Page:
that digital advertising – the business model that underpins most of the internet as we know it today – fails to support or sustain healthy digital spaces that are fit for purpose for the majority of people. The nature of contemporary digital advertising and its practices are at the core of some of the most pressing challenges facing societies today, from widespread and routine invasions of consumer protection and fundamental rights, to the funding of hate and misinformation. As a result, Europe’s chance at forging its own vision for the digital world hinges on its ability to regulate and ultimately fix an industry that has become unsustainable, especially as we are moving towards a world of AI and the Internet of Things (IoT) where online and offline environments become increasingly entwined.
As AdMonster’s Gavin Dunaway said on Twitter:
Yup—I too was surprised by the accusation that microtargeting doesn't work. It does—it's just most advertisers don't do it well. My thought is that we've built a solid backbone, but we haven't figured out how to use it well.
And when it comes to the efficacy of ads, especially since Google and Facebook are responsible for 60 percent of the digital ads we see, it’s worth looking at Dr. Augustine Fou’s Forbes piece from June:
The ads that run on Google proper and Facebook proper have far less ad fraud than the parts outside, because the fraud bots can’t make money when the ad runs on google[.]com and facebook[.]com. Bots go to sites that pay them for the traffic — basically all the sites outside of Google and outside of Facebook but that use their ad tech to run ads. Those sites can increase their own revenue by buying more traffic and using more advanced bots that simulate engagement by clicking stuff, moving the mouse around, and scrolling the pages.
Note that fake accounts used to inflate influencer follower counts are indeed fraudulent, but not directly related to this form of ad fraud. Bots cause the ad fraud on GDN and FAN.
Translation: run ads on Google and Facebook, uncheck the audience network option and ad fraud becomes smaller.
Anyhow, back to the bubble bursting.
One signal that the bubble is bursting is looking at how venture capital money has dried up for the ad-tech world. In November 2018, Adweek wrote that
Forrester Research claims venture capital investment for ad-tech and mar-tech startups will drop from $7.2 billion in 2018 to $1.8 billion next year as advertisers remain wary of the consequences of GDPR violation in addition to the domination of large platform players.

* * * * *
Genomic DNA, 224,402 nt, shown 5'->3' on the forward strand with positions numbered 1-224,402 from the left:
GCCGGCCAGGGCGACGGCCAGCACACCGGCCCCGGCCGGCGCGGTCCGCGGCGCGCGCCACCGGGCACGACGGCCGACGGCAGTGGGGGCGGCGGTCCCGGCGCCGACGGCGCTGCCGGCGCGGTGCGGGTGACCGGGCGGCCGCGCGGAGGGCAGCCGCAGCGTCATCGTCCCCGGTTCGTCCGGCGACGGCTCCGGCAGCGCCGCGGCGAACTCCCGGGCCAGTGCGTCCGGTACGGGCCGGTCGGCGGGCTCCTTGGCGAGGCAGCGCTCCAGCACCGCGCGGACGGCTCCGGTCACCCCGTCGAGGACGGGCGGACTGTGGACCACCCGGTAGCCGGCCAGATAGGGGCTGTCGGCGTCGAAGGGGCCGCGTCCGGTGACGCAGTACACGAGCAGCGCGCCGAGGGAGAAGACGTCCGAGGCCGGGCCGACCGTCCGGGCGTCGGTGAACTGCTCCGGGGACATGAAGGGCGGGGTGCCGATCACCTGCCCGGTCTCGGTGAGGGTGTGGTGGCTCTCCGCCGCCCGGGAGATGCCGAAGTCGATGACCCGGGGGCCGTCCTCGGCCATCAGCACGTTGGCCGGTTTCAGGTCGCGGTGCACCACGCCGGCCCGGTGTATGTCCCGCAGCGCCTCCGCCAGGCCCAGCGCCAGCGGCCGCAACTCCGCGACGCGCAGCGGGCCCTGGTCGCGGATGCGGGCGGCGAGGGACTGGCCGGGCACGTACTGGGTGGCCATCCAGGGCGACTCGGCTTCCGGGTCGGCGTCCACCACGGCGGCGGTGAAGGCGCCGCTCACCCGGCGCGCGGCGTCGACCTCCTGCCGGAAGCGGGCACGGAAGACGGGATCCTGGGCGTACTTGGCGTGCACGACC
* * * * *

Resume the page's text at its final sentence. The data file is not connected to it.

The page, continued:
And over the next two years, another signal was looking at how the IAB began shifting its focus away from ad-tech members and broadening its tent for the direct-to-consumer crowd. When VC money dries up, the trade body needed to find different members.
But here’s the thing: if the industry continues to grow (look at that eMarketer number again), it means that advertisers are spending programmatically, hiring people to run the machines that make the buys, wouldn’t that indicate that online ads do work? Why spend half a trillion dollars on something that doesn’t work?
Unless it’s all a lie and those at the top making gobs of cash will continue to perpetuate it, making suckers of us all—at best. At worst, you know, just the collapse of the media industry and perhaps society, too.
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Medeski, Martin and Wood (Live!), “Bubblehouse”
Some interesting links:
For media buyers:
Report Projects 2020 Media Price Deflation: -0.9% Worldwide; -3.4% In The U.S. (MediaPost)
For the proletariat:
New Yorker union wins fight for just cause in contract (CNN)
For the diseased:
Facebook removes Trump post falsely saying flu is more lethal than Covid (CNN)
Behind the curtains at Amazon: Shadow industry of black hat consultants alter listings for a fee (NBC News)
Big Tech Was Their Enemy, Until Partisanship Fractured the Battle Plans (NYT)
News Corp. changes its tune on Big Tech (Axios)
Tesla dissolves PR department (Electrek)